• Hi Austin,

      Sugar is a carbohydrate. Carbohydrates all break down into sugars. The difference is that they do it at different rates depending on their glycemic index. Broccoli is a carb just like white sugar, but because broccoli digests more slowly, your pancreas will release insulin at a slower rate. Also, broccoli has nutrients that are not present in white sugar.

  9. Thank you so much for this well written piece. I recently viewed this documentary as well and heard a lot of praise about it from people I know and I also found it quite difficult to find any critisizm. Thank you so much.

  10. I’m not a vegan but I agree with most of your criticisms of this film. However, your argument that paleolithic man, who consumed large quantities of meats, had a shorter life span compared to the grain eating post agrarians because of his diet is invalid. Cavemen (hunter-gatherers) died early not because of diet or impending heart disease…they had to survive the elements and an unreliable food availability. Agriculture insured a food source was reliable and plentiful for everyone which extended life expectancy by preventing starvation but didn’t necessarily improve health overall. The most visible changes you notice in the skeletal remains of people consuming staple crops like wheat and corn present themselves in the form of rampant tooth decay among other health issues.

    An example of this is people in countries like Bhutan, who largely follow a vegetarian diet because of their Buddhism but have a very low life expectancy. Does it have to do with their diet? No! It has everything to do with poverty. Longevity and diet are not always connected.

  11. I turned this film off halfway through due to the sheer ignorance and hypocrisy of Mr Naughton’s suggestions. These are my observations on the first half I watched (I’m not anti fast-food, nor vegetarian, I just hate one sided propaganda ‘documentaries’ trying to tell me how to think.

    First, he complains that Spurlock purposefully tried to make poor people look stupid and uneducated about calories. So to disprove him he took to the streets of Los Angeles (Outside a massive tourist attracting restaurant in Musso & Franks no less) and proceeded to ask mostly foreign people (not a wild guess to assume they are tourists, thus have money and most likely educated – being a major tourist attraction) about their thoughts on high calorie fast food. He then asserts that because this people knew about calories, bad education couldn’t be the problem and everyone knows what they should and shouldn’t eat (why he didn’t follow this up by asking the same questions in a low income area I don’t know).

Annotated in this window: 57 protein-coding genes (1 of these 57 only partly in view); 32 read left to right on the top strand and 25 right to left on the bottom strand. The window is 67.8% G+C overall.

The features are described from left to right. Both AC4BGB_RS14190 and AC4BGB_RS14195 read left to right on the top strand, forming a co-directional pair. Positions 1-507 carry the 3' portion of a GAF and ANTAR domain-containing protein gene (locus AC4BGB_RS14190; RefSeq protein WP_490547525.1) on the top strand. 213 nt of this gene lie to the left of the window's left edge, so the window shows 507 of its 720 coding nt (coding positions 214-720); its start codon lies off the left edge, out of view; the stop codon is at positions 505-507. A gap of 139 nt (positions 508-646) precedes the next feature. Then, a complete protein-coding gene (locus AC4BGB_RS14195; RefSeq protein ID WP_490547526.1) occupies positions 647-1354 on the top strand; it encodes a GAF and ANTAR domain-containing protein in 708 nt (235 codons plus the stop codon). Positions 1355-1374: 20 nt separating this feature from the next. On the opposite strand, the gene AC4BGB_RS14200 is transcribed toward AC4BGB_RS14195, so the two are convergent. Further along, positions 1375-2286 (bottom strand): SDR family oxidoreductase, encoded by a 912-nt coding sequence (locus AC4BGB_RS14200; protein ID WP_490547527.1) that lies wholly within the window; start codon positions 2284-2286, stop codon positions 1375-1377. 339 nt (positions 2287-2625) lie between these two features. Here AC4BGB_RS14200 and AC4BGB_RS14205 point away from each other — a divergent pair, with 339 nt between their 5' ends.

Secondly, as he is so proud of he does display his food diary. On one day for lunch all he eats is just a Jack in the Box burger and then follows it by having just a quarter pounder with cheese for dinner. He can say what he wants about it being possible to diet with fast food but anyone in their right mind knows that he must have been stupidly hungry all day after consuming these as his ‘meals’.

    Thirdly, I have a massive problem with him saying that McDonalds playgrounds are ok and the company is not to blame at least partly for kids going there. He attempts to shift the blame onto the government for this and even makes the wild assertion that kids who go to the McDonalds play ground don’t even eat their food. Yes, parents can say no to their children when it comes to food, but McDonalds marketing everything towards children makes it much, much tougher and if they are allowed to do it then why can’t the tobacco companies, surely parents could just say no to that too? Studies have shown (including super size me) that fast food is also extremely addictive and is part of the rising problem of obesity.

    Fourthly, I have a huge issue with his assertion that ‘It took me this long to find x amount of fat people WALKING AROUND OUTSIDE so therefore there can’t be that many’. Not only is this a ‘bologna’ scientific method, didn’t anyone tap him on the shoulder and say ‘Hey, Mr Naughton….could it be that a lot of obese people don’t walk around in public for any number of reasons (sedentary lifestyle, insecurity around others etc etc) and we should probably broaden this search to people in their cars, or actually inside the food places/their homes any number of other ways as a large reason for this obesity IS LACK OF MOVEMENT. This would be bad enough if he hadn’t already told me a number of times that obesity isn’t related to fast food, it’s related to lazyness.